Friday, August 29, 2014

Javascript Apply

In Javascript, everything is an object. So, unlike Java and C++, Javascript functions are also objects which come with some built-in methods that you can call. One of the methods is apply which lets you call the function and explicitly pass the value of the "this" parameter as well as the arguments to the function as an array.

To refresh memories, every function call in Javascript includes a hidden argument called "this". So even when you call any regular function, it will receive a "this" as a hidden argument. If the function being called is a member of an object such as a function in an object literal then the "this" points to the object. An object literal is made up of name-value pairs, like the following:

var O = {
myData : "Seattle Seahawks",
test : function() {
// this got passed into the function as a hidden argument and points to the object "O"
console.log(this.myData);
}
}

O.test(); // Javascript interpreter will set "this" to point to the "O" object

Let's write a regular function:

function x() {
console.log("hello Lake Washington");
}

x(); // JS will pass a hidden "this" parameter, it will set it the global object which is: window object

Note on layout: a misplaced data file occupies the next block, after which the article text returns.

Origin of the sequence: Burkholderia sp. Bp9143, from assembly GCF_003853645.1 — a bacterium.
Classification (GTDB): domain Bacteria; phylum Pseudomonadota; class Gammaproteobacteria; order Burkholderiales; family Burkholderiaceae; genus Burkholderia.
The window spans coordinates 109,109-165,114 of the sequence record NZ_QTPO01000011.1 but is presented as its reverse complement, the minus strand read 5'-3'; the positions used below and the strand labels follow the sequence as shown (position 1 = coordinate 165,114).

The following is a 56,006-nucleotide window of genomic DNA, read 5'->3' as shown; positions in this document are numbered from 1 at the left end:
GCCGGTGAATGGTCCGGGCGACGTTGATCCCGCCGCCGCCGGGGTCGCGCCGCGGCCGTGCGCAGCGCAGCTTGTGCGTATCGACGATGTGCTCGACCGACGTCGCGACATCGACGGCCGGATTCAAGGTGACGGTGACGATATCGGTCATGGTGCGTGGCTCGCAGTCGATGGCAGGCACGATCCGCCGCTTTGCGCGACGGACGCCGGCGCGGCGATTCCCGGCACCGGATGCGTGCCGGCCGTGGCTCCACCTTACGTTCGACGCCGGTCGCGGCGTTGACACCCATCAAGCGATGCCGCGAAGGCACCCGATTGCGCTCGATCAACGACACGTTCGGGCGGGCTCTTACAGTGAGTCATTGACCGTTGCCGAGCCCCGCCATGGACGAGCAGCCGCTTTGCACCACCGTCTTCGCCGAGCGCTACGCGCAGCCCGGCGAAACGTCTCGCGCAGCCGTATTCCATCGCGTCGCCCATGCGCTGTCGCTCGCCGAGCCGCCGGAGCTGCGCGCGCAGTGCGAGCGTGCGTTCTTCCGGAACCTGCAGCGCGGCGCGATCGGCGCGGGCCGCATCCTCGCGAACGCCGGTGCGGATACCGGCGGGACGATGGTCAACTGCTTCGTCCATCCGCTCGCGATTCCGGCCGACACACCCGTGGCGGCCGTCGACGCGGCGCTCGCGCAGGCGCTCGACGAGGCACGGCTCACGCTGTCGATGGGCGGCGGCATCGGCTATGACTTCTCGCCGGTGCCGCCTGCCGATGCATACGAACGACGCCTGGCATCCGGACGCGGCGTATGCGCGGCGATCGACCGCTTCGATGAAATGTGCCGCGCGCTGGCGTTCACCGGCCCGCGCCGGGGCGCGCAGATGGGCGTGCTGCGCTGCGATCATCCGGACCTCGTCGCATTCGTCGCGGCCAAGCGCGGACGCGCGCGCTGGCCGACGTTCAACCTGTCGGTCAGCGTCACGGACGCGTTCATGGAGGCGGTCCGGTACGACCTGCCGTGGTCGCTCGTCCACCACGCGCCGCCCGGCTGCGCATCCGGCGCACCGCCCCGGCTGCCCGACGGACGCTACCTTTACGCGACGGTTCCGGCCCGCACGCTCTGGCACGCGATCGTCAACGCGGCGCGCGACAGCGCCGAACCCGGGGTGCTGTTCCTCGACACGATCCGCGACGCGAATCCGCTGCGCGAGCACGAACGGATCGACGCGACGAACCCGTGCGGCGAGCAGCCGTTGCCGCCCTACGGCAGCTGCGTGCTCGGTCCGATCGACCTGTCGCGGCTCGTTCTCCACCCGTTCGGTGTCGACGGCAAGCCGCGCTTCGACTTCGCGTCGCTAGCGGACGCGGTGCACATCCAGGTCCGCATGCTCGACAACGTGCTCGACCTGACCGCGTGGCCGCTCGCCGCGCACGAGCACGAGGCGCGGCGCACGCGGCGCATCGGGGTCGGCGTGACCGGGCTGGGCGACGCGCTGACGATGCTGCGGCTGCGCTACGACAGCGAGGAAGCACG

In both of these function calls, O.test() and x(), the interpreter is deciding how to set the "this" parameter. Back to apply. Using apply, you can take control and set "this" whatever you want it to be. The method apply() takes two parameters. The first parameter is going to be the "this" value that the function receives, second parameter is an array where the elements of the array will become the regular parameters to the function. By "regular", I just mean non-hidden parameters.

oldConsoleLog.apply(this, arguments);

Let's assume arguments is a five element array. What apply does is takes each element and passes it as a separate argument to the called function. "arguments" is an array-like object that is automatically set in every function to contain all the parameter values that are passed to the function.

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